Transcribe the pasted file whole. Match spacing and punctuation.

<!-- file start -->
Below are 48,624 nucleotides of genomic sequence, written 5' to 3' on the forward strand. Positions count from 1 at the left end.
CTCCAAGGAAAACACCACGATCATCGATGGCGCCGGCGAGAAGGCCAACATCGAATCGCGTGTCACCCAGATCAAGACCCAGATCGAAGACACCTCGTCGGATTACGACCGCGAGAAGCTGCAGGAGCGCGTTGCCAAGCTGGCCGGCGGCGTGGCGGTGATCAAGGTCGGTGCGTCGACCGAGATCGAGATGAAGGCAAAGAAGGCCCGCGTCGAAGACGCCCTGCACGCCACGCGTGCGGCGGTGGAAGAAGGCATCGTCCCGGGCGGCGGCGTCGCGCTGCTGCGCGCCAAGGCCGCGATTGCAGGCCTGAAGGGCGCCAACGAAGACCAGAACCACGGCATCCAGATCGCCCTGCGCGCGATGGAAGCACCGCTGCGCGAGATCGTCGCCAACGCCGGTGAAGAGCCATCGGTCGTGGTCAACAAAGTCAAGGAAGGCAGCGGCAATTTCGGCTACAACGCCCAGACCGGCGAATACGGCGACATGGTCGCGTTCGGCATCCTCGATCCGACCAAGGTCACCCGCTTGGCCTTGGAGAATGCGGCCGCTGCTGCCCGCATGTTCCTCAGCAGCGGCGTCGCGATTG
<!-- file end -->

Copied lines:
Below are 48,624 nucleotides of genomic sequence, written 5' to 3' on the forward strand. Positions count from 1 at the left end.
CTCCAAGGAAAACACCACGATCATCGATGGCGCCGGCGAGAAGGCCAACATCGAATCGCGTGTCACCCAGATCAAGACCCAGATCGAAGACACCTCGTCGGATTACGACCGCGAGAAGCTGCAGGAGCGCGTTGCCAAGCTGGCCGGCGGCGTGGCGGTGATCAAGGTCGGTGCGTCGACCGAGATCGAGATGAAGGCAAAGAAGGCCCGCGTCGAAGACGCCCTGCACGCCACGCGTGCGGCGGTGGAAGAAGGCATCGTCCCGGGCGGCGGCGTCGCGCTGCTGCGCGCCAAGGCCGCGATTGCAGGCCTGAAGGGCGCCAACGAAGACCAGAACCACGGCATCCAGATCGCCCTGCGCGCGATGGAAGCACCGCTGCGCGAGATCGTCGCCAACGCCGGTGAAGAGCCATCGGTCGTGGTCAACAAAGTCAAGGAAGGCAGCGGCAATTTCGGCTACAACGCCCAGACCGGCGAATACGGCGACATGGTCGCGTTCGGCATCCTCGATCCGACCAAGGTCACCCGCTTGGCCTTGGAGAATGCGGCCGCTGCTGCCCGCATGTTCCTCAGCAGCGGCGTCGCGATTG